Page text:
Big Ten discussing Nebraska expulsion over AAU not a good sign for FSU and Clemson

Nebraska v Rutgers
Nebraska v Rutgers / Rich Schultz/GettyImages

That the Big Ten has discussed expelling Nebraska from the conference after the Cornhuskers lost AAU accreditation is not a good sign for FSU and Clemson's chances to join the conference once they settle their ACC lawsuits -- even if Nebraska being expelled isn't likely to ever happen -- according to longtime college football radio host Greg Swaim.

"While I seriously doubt the B1G would ever expel the Huskers for losing their AAU accreditation soon after joining the conference, as is being speculated, it has been talked about," Swaim prefaced before saying, "This should definitely be noted by FSU, Clemson and other non AAU member schools. They may not kick you out after losing your accreditation, but they sure aren't planning on letting any non AAU schools in."

FSU and Clemson are a handful of schools projected to land in the SEC if/when their lengthy court battles with the ACC are settled in court. Besides those two, several other pillar programs from the ACC are expected to be Big Ten-bound, with even some Big 12 schools finding their way to the two biggest conferences.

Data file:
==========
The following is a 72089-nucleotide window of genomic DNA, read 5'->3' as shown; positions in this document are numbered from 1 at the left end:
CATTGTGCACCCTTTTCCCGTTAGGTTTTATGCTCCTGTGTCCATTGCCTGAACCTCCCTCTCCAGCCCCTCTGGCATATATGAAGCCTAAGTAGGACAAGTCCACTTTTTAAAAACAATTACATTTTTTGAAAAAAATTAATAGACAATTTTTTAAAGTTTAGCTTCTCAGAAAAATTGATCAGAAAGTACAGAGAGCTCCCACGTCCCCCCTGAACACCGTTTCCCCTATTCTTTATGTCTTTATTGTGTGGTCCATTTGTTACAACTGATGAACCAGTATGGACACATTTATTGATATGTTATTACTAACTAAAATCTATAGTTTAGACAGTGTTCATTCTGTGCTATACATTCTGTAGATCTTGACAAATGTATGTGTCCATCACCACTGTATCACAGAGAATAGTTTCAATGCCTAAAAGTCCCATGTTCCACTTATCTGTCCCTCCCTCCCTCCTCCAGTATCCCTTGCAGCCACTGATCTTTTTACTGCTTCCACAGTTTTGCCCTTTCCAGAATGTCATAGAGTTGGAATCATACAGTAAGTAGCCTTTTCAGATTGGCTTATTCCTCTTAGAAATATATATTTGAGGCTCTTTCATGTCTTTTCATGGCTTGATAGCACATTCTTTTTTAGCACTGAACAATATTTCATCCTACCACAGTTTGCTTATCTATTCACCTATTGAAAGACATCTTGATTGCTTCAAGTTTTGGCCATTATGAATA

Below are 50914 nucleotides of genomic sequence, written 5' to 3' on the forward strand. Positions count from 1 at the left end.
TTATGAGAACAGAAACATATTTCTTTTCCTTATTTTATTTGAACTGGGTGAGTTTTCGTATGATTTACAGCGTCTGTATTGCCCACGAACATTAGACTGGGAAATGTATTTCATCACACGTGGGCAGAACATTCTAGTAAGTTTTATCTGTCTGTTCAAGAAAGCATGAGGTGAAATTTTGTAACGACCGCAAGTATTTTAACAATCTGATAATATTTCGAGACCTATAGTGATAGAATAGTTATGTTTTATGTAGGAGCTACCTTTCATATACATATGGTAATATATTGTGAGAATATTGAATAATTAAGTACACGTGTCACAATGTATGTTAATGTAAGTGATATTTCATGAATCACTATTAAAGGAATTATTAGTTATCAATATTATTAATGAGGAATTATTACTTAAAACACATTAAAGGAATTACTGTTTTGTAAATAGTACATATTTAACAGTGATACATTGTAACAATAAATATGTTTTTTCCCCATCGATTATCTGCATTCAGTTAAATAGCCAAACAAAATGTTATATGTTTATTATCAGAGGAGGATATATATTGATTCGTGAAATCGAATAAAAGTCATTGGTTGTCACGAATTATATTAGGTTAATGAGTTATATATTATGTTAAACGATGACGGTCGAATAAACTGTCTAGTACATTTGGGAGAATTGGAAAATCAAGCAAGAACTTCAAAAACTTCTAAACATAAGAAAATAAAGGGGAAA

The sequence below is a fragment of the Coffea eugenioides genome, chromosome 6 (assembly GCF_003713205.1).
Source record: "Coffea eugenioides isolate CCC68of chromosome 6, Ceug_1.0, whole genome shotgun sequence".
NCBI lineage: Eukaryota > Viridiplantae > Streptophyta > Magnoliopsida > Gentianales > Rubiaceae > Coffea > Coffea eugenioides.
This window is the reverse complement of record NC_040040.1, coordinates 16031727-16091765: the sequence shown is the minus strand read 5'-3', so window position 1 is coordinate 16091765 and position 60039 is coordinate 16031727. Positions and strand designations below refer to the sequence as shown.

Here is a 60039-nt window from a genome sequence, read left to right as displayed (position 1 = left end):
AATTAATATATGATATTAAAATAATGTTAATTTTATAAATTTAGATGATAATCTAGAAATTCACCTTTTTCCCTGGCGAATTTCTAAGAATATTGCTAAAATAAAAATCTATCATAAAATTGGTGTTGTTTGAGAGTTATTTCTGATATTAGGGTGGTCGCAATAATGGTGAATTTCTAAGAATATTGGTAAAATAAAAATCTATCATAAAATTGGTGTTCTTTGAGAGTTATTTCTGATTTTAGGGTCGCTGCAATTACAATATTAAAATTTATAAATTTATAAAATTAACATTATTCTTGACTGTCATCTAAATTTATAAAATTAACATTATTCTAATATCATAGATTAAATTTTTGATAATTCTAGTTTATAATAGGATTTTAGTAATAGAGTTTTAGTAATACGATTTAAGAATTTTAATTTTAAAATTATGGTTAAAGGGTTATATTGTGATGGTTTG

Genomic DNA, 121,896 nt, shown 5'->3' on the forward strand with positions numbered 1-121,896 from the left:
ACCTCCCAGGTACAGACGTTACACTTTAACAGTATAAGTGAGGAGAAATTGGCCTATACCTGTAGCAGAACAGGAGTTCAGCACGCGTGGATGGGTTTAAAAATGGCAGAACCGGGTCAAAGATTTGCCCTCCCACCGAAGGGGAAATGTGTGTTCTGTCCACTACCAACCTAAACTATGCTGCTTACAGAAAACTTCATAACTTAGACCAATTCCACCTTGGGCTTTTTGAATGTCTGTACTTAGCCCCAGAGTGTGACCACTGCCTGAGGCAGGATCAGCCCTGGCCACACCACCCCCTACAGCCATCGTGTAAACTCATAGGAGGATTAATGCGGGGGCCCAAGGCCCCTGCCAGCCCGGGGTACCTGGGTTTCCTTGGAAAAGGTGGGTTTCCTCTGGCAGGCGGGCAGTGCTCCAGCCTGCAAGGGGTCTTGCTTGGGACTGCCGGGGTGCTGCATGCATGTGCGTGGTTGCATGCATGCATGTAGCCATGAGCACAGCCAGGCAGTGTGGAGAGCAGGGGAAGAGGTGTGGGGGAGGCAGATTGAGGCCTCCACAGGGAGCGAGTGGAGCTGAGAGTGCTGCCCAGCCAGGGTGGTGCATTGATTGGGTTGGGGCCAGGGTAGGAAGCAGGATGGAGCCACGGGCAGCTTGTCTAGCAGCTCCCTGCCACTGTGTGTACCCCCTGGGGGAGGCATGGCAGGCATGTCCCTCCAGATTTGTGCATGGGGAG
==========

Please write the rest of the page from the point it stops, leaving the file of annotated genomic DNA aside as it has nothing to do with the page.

"If the so-called 'Super Conferences' begin poaching the Big 12 and ACC, it's (Kansas football) to the B1G along with Notre Dame, UNC, and UVA, while FSU, Clemson, OK State, K-State, and Texas Tech to the SEC," Swaim wrote. "There will be other B12 and ACC school poaches as well, but at this time please, no wagering!"

Big Ten may want to reconsider AAU accreditation for member schools

The Big Ten could be holding itself back from making a lot more money than it could by only accepting schools with AAU accreditation.

The landscape of college football is rapidly changing, and before we know it, there could be a pro sports league-esque shift, one more pronounced than what we've seen already with NIL, and the B1G could be leaving itself behind the SEC if it keeps itself confined to credential-watching.

As for the SEC, the only thing holding itself back is keeping its member schools below the Mason-Dixon Line. Who knows if they'd keep that boundary if Notre Dame couldn't agree to a deal with the Big Ten and came calling, though.